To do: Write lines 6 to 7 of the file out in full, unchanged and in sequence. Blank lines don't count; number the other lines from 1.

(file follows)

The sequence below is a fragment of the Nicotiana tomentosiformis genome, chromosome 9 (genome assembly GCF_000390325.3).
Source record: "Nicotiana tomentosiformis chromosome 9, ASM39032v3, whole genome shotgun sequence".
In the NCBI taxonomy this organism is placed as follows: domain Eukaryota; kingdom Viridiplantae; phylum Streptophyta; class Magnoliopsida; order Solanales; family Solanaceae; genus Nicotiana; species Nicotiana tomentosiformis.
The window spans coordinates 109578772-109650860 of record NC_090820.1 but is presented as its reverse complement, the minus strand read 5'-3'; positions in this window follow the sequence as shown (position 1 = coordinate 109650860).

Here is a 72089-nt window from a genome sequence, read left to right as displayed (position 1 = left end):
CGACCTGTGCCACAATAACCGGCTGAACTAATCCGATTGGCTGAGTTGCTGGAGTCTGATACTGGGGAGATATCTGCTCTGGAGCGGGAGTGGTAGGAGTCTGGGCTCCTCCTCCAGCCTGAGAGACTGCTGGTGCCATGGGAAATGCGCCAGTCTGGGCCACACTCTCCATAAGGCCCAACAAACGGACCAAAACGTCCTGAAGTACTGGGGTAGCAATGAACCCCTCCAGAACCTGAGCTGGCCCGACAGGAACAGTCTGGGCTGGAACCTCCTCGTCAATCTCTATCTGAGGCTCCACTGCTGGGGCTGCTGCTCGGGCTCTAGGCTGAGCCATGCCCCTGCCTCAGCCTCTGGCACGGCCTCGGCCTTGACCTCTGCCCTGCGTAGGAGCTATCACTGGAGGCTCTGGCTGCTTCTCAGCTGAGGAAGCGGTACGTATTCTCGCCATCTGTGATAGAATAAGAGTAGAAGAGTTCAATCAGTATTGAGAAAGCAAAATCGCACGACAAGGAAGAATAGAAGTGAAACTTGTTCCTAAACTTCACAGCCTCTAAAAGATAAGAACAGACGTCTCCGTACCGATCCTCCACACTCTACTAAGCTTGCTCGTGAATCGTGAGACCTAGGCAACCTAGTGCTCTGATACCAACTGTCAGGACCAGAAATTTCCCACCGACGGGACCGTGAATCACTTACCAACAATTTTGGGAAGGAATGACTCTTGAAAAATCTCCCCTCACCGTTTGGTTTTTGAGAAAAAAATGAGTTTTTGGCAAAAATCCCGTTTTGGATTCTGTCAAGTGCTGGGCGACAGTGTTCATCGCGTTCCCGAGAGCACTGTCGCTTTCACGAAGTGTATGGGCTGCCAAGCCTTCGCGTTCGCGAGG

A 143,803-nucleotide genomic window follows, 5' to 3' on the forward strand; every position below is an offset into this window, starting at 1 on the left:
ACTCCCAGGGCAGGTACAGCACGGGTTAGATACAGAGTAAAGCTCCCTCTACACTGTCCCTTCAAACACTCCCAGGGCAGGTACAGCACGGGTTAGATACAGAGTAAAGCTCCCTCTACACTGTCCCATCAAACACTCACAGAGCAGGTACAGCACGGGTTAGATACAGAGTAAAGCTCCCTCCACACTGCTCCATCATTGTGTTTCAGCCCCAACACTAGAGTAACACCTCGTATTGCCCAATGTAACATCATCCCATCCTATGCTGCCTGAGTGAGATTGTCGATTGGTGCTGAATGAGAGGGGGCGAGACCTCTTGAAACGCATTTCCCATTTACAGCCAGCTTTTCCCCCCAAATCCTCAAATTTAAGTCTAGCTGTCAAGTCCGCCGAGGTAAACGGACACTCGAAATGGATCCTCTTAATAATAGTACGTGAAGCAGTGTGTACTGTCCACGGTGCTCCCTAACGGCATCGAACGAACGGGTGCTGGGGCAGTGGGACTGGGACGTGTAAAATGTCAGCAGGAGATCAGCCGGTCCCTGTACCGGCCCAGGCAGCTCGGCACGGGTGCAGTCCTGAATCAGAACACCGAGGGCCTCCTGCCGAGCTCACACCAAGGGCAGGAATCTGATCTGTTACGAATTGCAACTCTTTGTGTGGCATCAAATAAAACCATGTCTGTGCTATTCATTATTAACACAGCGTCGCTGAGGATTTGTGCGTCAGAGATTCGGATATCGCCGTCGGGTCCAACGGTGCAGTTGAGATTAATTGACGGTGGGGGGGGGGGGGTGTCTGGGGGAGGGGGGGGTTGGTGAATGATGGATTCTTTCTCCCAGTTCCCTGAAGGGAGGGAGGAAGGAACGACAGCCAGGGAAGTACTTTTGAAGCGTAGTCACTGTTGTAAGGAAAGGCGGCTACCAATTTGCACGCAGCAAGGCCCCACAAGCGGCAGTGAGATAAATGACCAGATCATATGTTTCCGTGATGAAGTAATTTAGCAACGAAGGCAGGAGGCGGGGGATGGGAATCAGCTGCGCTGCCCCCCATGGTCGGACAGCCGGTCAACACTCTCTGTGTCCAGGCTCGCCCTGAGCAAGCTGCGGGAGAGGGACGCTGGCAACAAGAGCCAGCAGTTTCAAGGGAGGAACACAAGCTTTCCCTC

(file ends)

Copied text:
CGACCTGTGCCACAATAACCGGCTGAACTAATCCGATTGGCTGAGTTGCTGGAGTCTGATACTGGGGAGATATCTGCTCTGGAGCGGGAGTGGTAGGAGTCTGGGCTCCTCCTCCAGCCTGAGAGACTGCTGGTGCCATGGGAAATGCGCCAGTCTGGGCCACACTCTCCATAAGGCCCAACAAACGGACCAAAACGTCCTGAAGTACTGGGGTAGCAATGAACCCCTCCAGAACCTGAGCTGGCCCGACAGGAACAGTCTGGGCTGGAACCTCCTCGTCAATCTCTATCTGAGGCTCCACTGCTGGGGCTGCTGCTCGGGCTCTAGGCTGAGCCATGCCCCTGCCTCAGCCTCTGGCACGGCCTCGGCCTTGACCTCTGCCCTGCGTAGGAGCTATCACTGGAGGCTCTGGCTGCTTCTCAGCTGAGGAAGCGGTACGTATTCTCGCCATCTGTGATAGAATAAGAGTAGAAGAGTTCAATCAGTATTGAGAAAGCAAAATCGCACGACAAGGAAGAATAGAAGTGAAACTTGTTCCTAAACTTCACAGCCTCTAAAAGATAAGAACAGACGTCTCCGTACCGATCCTCCACACTCTACTAAGCTTGCTCGTGAATCGTGAGACCTAGGCAACCTAGTGCTCTGATACCAACTGTCAGGACCAGAAATTTCCCACCGACGGGACCGTGAATCACTTACCAACAATTTTGGGAAGGAATGACTCTTGAAAAATCTCCCCTCACCGTTTGGTTTTTGAGAAAAAAATGAGTTTTTGGCAAAAATCCCGTTTTGGATTCTGTCAAGTGCTGGGCGACAGTGTTCATCGCGTTCCCGAGAGCACTGTCGCTTTCACGAAGTGTATGGGCTGCCAAGCCTTCGCGTTCGCGAGG

A 143,803-nucleotide genomic window follows, 5' to 3' on the forward strand; every position below is an offset into this window, starting at 1 on the left: